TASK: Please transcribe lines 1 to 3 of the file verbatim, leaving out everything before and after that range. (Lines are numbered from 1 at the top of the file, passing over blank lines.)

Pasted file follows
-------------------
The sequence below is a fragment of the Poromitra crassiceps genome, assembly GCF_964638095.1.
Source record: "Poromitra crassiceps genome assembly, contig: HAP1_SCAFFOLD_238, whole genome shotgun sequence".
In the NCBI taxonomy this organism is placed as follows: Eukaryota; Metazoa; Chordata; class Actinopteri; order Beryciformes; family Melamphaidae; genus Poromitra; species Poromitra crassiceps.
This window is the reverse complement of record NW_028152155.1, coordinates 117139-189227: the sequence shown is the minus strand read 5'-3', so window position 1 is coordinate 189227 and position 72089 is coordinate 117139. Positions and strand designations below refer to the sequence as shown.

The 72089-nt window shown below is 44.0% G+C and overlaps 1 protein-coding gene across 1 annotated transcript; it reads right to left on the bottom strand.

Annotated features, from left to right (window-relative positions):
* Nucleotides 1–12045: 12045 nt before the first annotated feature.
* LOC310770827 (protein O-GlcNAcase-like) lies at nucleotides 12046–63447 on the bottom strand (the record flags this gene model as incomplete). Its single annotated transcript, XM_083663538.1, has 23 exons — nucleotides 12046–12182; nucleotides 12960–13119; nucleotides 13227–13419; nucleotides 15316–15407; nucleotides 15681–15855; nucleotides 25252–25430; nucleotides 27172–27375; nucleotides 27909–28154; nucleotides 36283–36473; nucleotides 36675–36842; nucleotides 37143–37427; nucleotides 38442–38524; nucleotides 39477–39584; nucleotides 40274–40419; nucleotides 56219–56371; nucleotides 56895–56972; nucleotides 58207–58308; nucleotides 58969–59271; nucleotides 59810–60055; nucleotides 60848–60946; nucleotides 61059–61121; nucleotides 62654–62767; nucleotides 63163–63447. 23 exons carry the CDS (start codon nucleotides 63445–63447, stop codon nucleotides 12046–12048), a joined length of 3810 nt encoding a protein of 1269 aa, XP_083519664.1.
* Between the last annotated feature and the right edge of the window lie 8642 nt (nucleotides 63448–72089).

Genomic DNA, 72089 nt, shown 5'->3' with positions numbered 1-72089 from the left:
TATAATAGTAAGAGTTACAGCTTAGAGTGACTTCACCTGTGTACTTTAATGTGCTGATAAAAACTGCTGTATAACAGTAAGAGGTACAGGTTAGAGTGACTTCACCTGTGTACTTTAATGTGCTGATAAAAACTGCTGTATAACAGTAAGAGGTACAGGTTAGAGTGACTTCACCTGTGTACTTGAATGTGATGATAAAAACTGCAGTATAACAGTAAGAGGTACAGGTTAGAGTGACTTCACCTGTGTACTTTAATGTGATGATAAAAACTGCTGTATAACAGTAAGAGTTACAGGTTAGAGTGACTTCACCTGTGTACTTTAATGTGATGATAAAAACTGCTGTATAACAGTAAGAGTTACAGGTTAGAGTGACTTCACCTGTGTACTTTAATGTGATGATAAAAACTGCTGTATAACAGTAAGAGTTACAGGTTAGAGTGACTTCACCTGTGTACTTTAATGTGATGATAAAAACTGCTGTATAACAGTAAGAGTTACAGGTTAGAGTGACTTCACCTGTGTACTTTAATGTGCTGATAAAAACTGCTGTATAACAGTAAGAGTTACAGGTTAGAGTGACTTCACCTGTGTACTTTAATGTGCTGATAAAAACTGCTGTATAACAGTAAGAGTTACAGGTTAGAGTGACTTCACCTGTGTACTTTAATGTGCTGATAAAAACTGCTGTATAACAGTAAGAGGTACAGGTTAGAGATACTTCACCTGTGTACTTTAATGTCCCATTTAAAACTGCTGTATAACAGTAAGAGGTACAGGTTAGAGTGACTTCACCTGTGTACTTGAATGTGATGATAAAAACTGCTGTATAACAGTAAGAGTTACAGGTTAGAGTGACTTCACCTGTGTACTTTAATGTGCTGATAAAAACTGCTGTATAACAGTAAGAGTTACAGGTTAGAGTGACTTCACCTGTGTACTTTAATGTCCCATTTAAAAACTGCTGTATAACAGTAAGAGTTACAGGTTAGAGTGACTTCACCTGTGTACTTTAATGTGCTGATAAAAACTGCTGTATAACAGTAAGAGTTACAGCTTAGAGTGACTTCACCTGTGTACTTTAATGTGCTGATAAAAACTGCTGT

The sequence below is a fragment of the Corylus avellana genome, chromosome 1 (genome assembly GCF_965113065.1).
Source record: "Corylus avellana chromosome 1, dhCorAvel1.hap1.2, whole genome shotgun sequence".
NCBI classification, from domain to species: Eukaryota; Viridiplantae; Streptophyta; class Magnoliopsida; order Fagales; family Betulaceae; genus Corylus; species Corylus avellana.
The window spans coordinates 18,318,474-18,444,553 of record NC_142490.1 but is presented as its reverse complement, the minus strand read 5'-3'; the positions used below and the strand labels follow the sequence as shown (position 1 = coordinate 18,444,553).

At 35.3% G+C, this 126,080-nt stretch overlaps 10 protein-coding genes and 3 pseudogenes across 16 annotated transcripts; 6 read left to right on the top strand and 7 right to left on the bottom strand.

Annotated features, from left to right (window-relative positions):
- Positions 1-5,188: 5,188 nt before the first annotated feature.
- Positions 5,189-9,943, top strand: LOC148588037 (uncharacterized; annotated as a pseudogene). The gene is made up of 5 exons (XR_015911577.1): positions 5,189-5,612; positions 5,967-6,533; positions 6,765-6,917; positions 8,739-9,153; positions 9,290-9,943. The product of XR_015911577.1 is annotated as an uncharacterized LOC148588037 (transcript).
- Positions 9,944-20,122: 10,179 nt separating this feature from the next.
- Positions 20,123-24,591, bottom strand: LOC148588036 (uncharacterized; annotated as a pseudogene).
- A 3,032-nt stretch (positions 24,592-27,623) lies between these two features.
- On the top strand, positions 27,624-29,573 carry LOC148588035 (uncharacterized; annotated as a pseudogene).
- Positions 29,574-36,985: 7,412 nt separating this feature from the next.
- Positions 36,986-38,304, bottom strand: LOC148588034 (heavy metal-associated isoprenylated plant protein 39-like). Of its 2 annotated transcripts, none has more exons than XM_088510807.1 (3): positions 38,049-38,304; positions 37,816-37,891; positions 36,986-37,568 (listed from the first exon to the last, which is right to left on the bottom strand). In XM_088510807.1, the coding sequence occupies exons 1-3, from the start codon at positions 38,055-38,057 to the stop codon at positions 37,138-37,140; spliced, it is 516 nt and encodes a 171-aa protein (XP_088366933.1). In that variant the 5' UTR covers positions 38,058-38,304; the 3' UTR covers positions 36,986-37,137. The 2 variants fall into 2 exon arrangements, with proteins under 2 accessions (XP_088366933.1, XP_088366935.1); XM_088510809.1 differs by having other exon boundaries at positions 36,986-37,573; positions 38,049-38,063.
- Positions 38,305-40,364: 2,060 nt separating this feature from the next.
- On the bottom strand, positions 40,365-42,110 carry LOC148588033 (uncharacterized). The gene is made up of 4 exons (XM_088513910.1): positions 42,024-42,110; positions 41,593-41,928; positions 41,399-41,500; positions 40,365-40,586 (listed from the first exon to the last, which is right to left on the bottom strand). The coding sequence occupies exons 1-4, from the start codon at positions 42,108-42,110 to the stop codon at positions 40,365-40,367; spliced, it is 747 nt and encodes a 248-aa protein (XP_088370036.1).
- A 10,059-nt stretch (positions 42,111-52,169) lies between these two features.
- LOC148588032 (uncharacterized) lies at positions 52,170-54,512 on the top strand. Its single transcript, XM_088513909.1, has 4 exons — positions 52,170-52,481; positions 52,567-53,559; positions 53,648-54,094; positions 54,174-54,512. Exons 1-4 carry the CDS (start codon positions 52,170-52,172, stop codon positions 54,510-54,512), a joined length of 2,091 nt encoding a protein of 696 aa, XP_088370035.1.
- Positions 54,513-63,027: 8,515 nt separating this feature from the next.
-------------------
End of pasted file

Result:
The sequence below is a fragment of the Poromitra crassiceps genome, assembly GCF_964638095.1.
Source record: "Poromitra crassiceps genome assembly, contig: HAP1_SCAFFOLD_238, whole genome shotgun sequence".
In the NCBI taxonomy this organism is placed as follows: Eukaryota; Metazoa; Chordata; class Actinopteri; order Beryciformes; family Melamphaidae; genus Poromitra; species Poromitra crassiceps.